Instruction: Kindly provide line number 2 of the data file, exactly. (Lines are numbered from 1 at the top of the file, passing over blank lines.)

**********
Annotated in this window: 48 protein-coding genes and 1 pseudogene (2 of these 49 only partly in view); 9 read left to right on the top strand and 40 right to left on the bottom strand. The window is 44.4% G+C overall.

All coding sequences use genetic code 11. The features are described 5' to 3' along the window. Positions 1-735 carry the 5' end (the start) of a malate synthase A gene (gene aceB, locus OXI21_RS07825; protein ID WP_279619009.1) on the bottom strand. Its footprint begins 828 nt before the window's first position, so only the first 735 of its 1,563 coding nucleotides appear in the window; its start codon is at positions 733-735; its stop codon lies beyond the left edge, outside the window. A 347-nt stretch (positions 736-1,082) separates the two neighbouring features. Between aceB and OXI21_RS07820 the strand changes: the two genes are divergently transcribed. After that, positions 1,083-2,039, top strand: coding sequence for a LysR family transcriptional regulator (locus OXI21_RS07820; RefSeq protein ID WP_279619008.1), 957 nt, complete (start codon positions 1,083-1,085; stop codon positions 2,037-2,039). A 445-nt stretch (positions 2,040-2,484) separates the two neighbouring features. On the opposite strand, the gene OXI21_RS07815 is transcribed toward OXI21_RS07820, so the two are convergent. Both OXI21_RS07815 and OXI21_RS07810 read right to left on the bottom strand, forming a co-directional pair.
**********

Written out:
All coding sequences use genetic code 11. The features are described 5' to 3' along the window. Positions 1-735 carry the 5' end (the start) of a malate synthase A gene (gene aceB, locus OXI21_RS07825; protein ID WP_279619009.1) on the bottom strand. Its footprint begins 828 nt before the window's first position, so only the first 735 of its 1,563 coding nucleotides appear in the window; its start codon is at positions 733-735; its stop codon lies beyond the left edge, outside the window. A 347-nt stretch (positions 736-1,082) separates the two neighbouring features. Between aceB and OXI21_RS07820 the strand changes: the two genes are divergently transcribed. After that, positions 1,083-2,039, top strand: coding sequence for a LysR family transcriptional regulator (locus OXI21_RS07820; RefSeq protein ID WP_279619008.1), 957 nt, complete (start codon positions 1,083-1,085; stop codon positions 2,037-2,039). A 445-nt stretch (positions 2,040-2,484) separates the two neighbouring features. On the opposite strand, the gene OXI21_RS07815 is transcribed toward OXI21_RS07820, so the two are convergent. Both OXI21_RS07815 and OXI21_RS07810 read right to left on the bottom strand, forming a co-directional pair.